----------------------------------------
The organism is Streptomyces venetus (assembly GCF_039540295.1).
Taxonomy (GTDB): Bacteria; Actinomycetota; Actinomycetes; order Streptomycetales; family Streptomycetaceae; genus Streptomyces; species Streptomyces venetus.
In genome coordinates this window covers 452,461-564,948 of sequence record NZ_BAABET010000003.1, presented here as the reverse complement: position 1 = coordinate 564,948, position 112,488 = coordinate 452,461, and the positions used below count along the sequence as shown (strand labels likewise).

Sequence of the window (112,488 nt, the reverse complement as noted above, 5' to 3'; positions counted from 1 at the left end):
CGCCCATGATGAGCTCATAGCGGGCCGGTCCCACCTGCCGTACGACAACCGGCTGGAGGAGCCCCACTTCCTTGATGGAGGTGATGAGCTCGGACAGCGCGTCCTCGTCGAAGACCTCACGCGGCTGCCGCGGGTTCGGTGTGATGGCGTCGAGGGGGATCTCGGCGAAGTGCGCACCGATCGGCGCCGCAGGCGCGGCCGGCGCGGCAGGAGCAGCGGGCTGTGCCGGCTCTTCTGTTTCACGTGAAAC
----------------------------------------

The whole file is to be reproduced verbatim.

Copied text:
The organism is Streptomyces venetus (assembly GCF_039540295.1).
Taxonomy (GTDB): Bacteria; Actinomycetota; Actinomycetes; order Streptomycetales; family Streptomycetaceae; genus Streptomyces; species Streptomyces venetus.
In genome coordinates this window covers 452,461-564,948 of sequence record NZ_BAABET010000003.1, presented here as the reverse complement: position 1 = coordinate 564,948, position 112,488 = coordinate 452,461, and the positions used below count along the sequence as shown (strand labels likewise).

Sequence of the window (112,488 nt, the reverse complement as noted above, 5' to 3'; positions counted from 1 at the left end):
CGCCCATGATGAGCTCATAGCGGGCCGGTCCCACCTGCCGTACGACAACCGGCTGGAGGAGCCCCACTTCCTTGATGGAGGTGATGAGCTCGGACAGCGCGTCCTCGTCGAAGACCTCACGCGGCTGCCGCGGGTTCGGTGTGATGGCGTCGAGGGGGATCTCGGCGAAGTGCGCACCGATCGGCGCCGCAGGCGCGGCCGGCGCGGCAGGAGCAGCGGGCTGTGCCGGCTCTTCTGTTTCACGTGAAAC